1. stratwriter
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    stratwriter New Member

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    Contractions - do or don't use.

    Discussion in 'Word Mechanics' started by stratwriter, Oct 28, 2012.

    I've noticed that many authors do without contractions in their books, using 'do not' instead of 'don't,' etc. I use the contraction version of words most of the time in my short stories and my novel. I'd hate to have to change them all, as it would be quite a tedious and long process. Is it professional to use either type?
     
  2. Andrae Smith
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    Andrae Smith Gone exploring... in the inner realm... Contributor

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    Well it typically depends on the perspective of the book and the tone you want to carry. If it's first person, contractions are ok, almost a must have. If it is third person, it is typically more professional to avoid contractions. You avoid contractions in most cases, I would say all, but I am not a fan of absolutes ;)
     
  3. mammamaia
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    mammamaia nit-picker-in-chief Contributor

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    If it is third person, it is typically more professional to avoid contractions.

    ...that's true only in narrative... dialog must be done as the character would speak...

    You avoid contractions in most cases, I would say all, but I am not a fan of absolutes

    ...see above...
     
  4. Mckk
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    Mckk Moderator Staff Supporter Contributor

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    I use contractions in narrative, though I'm not sure if it's good practice. If it's not, I'm sure - assuming I ever get published - the editor would take them out (or ask that I take them out). I don't believe such a thing would really affect your publishing chances - how could a contraction that could easily be edited out tip the balance if your book is genuinely good? It could only tip the scale if your book is only borderline, and in which case the contractions are really the least of your problems IMO.
     
  5. stratwriter
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    stratwriter New Member

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    Maybe it's me, but I often find that the sentence with the contraction reads easier than the one with the two words.
     
  6. captken
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    captken Member

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    To use or not to use contractions.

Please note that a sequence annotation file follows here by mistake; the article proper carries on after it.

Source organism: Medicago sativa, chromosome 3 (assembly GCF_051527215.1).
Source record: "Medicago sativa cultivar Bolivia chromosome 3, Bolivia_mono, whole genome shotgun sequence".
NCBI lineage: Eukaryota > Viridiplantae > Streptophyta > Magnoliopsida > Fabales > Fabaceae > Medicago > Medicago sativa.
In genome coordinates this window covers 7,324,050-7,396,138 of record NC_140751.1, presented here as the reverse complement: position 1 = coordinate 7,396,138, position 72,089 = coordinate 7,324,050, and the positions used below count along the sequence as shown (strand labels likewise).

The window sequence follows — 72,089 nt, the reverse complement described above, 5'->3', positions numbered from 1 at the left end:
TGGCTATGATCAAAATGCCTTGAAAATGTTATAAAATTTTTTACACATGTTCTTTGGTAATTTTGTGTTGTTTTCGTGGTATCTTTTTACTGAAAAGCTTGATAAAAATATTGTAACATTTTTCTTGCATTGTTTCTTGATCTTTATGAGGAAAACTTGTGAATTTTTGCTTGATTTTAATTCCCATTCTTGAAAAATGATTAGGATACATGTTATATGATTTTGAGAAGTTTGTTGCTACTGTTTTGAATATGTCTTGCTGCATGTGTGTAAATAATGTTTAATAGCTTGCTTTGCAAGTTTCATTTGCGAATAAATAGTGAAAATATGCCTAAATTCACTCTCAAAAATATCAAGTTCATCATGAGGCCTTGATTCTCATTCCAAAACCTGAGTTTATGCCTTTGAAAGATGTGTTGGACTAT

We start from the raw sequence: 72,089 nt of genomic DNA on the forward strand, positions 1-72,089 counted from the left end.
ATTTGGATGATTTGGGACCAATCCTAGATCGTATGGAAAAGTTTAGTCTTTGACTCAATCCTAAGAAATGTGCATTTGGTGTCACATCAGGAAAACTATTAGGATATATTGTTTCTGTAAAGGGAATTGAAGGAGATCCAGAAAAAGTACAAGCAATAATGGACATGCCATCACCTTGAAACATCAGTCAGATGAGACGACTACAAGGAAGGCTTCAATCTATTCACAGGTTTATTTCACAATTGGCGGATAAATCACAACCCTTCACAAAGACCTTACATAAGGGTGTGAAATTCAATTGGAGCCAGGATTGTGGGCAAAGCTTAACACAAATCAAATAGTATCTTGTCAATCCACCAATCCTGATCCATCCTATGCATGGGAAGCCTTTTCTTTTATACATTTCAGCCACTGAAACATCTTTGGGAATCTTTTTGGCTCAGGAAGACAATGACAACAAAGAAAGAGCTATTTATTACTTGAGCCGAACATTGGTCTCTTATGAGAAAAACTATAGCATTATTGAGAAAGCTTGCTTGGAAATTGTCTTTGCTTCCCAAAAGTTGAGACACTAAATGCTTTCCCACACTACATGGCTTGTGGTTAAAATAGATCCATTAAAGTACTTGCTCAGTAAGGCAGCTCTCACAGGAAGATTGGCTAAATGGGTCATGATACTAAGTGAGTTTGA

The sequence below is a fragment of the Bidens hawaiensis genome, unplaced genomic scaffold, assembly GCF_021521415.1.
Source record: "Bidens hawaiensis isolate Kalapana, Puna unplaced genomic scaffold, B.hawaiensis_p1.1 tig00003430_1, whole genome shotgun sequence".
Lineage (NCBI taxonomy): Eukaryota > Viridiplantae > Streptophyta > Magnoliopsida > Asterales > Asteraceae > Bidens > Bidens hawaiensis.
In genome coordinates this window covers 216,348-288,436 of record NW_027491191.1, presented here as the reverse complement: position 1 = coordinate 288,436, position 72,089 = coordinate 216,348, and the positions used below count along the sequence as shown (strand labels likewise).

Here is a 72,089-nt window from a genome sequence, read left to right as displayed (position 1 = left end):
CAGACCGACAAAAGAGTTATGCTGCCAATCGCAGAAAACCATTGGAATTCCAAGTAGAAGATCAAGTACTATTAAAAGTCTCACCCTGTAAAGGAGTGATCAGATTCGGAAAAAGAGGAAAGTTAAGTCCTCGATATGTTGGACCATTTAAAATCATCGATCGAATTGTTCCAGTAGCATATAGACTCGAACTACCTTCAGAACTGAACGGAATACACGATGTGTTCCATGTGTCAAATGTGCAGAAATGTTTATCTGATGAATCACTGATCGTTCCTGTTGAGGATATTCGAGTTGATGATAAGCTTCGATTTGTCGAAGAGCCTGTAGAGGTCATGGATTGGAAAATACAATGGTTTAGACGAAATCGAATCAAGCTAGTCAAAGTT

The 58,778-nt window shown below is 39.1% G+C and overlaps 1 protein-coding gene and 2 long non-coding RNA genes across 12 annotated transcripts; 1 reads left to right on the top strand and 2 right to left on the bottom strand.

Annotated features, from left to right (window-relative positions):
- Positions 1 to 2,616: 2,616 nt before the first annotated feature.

I use contractions in dialog most of the time.

    To my ear, "Do not" sounds more serious than don't. When my Mom said
    "Do not do whatever" I took it a lot more seriously than when she said "Don't do whatever."
     
  7. Thumpalumpacus
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    Thumpalumpacus Contributing Member

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    Not that I'm saying you should avoid contractions. The advice above is good, but if you do want to replace anything, it's actually pretty easy, on MS Word. On the "Edit" drop-down menu, you will see the command "find". Select that, and in the ensuing pop-up window, select the "replace" tab. You will be presented a "find what" line where you enter the contraction you wish to replace, along with a "replace with" line where you may enter the desired replacement.

    It's great if you change a character's name, or a place-name.
     
  8. Robinwood
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    Robinwood Member

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    Use contractions where they sound natural but don't use them wherever possible!!
     
  9. stratwriter
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    stratwriter New Member

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    Thump, great advice. Thanks. However, I've been doing that for a few years now. I've also found that you can just add the Apostrophe (') into the find and catch them that way too. The thing is, I recently checked about 10 novels by well-known modern writers and have discovered that most of them use contractions in both dialog and narration. I'm thinking of leaving them in there, because the flow is much better that way in my novel, and they seem to fit the personality of the narrator.
     

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